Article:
Why quotes and square brackets with the ternary conditional operator?


Can someone explain the use of the quotes and the square brackets in the ternary operator in the below piece of code from the exercise at the link? The square brackets are similar to calling an object's property, I guess. But I cannot understand why the values of the object have to be taken into the quotes....


var pics = {
  kitty: 'https://s3.amazonaws.com/codecademy-content/courses/React/react_photo-kitty.jpg',
  doggy: 'https://s3.amazonaws.com/codecademy-content/courses/React/react_photo-puppy.jpeg'

var img = <img src={pics[coinToss() == 'heads' ? 'kitty' : 'doggy']} />;



The property of an object can be accessed in two ways.



So in the above example, if coinToss() == 'heads' is true, then var img = <img src={pics['kitty']} />;
or if coinToss() == 'heads' is false then var img = <img src={pics['doggy']} />;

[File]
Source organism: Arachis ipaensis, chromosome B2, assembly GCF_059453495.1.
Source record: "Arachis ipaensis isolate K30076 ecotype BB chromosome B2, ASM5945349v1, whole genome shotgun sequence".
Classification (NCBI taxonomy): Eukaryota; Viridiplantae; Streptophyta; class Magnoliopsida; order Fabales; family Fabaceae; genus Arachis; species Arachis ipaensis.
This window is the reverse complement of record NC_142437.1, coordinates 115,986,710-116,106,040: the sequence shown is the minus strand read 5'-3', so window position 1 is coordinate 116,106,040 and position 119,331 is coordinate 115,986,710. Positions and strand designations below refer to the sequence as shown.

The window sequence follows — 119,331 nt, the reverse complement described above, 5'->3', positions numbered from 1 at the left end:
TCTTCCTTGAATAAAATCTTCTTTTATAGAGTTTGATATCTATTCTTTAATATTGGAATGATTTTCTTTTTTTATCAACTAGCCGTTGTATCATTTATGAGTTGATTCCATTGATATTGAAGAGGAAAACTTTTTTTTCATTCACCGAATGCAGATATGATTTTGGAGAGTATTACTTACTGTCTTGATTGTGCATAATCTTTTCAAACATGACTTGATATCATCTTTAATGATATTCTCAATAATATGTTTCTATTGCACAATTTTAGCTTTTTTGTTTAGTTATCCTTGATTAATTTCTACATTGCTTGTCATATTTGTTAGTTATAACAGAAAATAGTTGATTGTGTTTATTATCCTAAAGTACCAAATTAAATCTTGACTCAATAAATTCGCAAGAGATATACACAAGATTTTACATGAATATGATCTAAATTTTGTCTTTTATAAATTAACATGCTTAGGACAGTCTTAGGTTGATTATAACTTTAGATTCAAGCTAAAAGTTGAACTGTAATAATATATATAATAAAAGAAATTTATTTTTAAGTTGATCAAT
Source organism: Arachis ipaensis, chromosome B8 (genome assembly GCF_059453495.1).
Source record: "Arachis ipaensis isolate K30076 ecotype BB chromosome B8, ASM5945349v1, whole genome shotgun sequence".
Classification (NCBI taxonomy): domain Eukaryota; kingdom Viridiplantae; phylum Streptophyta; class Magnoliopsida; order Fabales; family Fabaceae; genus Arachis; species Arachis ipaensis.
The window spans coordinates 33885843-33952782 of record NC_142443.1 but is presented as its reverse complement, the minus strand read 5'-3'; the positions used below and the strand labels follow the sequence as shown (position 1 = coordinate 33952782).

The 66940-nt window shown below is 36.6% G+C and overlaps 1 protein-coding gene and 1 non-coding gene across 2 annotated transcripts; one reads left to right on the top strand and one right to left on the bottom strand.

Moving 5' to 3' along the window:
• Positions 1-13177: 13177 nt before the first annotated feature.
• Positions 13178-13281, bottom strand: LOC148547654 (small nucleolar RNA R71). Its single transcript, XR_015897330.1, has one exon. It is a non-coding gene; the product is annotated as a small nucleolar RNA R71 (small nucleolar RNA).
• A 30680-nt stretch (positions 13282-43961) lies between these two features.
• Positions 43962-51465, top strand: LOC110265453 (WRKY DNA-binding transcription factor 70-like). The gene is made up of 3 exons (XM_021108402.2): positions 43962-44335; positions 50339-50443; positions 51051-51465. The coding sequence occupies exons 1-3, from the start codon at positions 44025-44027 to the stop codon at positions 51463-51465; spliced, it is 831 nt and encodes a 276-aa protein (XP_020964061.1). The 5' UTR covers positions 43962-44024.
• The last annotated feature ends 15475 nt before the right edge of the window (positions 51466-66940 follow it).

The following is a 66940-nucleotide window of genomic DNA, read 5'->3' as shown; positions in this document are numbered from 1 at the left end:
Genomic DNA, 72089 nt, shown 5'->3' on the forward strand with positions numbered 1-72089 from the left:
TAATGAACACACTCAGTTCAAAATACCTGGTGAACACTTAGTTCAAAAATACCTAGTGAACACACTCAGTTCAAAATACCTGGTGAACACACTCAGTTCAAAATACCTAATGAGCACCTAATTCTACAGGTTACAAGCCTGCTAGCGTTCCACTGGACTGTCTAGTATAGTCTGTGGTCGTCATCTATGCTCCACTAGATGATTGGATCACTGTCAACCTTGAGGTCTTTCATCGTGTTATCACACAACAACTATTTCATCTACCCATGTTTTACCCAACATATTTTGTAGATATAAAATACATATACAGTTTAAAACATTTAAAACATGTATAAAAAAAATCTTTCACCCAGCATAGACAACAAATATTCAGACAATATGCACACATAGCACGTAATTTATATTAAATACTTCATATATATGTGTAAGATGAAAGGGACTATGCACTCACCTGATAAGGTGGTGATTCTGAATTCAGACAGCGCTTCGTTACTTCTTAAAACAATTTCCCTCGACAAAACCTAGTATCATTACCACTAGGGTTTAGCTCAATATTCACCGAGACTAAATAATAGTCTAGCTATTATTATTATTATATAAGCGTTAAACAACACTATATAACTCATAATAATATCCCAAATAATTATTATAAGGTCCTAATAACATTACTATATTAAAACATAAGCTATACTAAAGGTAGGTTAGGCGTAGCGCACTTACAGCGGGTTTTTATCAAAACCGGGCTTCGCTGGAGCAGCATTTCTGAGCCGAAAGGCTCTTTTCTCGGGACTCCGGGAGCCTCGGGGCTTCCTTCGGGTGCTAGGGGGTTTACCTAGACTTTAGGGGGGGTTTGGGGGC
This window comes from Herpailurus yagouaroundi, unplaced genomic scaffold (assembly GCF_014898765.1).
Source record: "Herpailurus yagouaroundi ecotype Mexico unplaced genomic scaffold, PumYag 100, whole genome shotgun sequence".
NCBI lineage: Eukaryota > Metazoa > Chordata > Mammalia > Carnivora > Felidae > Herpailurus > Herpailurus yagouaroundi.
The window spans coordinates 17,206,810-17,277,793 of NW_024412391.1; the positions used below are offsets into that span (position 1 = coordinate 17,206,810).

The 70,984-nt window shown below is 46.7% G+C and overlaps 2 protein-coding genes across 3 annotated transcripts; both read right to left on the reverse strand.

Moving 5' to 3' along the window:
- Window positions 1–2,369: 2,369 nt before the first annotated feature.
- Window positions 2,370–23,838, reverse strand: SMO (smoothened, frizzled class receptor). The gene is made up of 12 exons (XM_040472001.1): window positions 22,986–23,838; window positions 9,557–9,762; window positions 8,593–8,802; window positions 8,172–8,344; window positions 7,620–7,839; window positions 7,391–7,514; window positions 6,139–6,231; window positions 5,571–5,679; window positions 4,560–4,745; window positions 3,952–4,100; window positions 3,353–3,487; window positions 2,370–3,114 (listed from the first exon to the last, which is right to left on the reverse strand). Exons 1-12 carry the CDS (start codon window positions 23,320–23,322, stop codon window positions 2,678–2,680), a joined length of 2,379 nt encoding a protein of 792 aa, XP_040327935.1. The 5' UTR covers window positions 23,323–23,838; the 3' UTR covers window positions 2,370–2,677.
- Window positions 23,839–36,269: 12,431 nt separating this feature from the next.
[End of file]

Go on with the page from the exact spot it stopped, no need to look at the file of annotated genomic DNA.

Hi, thanks for the reply.

I thought you need quotes only when you set a property, but then, if you get it with brackets, you need no quotes, like so:

1. var object = {};
2. object['1'] = 'value';
3. console.log(object[1]);

that's why I got a bit confused (still confused).



In order to both set and get properties of an object , you need quotes if you are using bracket notation. You can read about it here https://developer.mozilla.org/en-US/docs/Web/JavaScript/Guide/Working_with_Objects


Thank you very much for taking the time to reply once again. I have learned a little bit more through this. Going further with learning now. See you!


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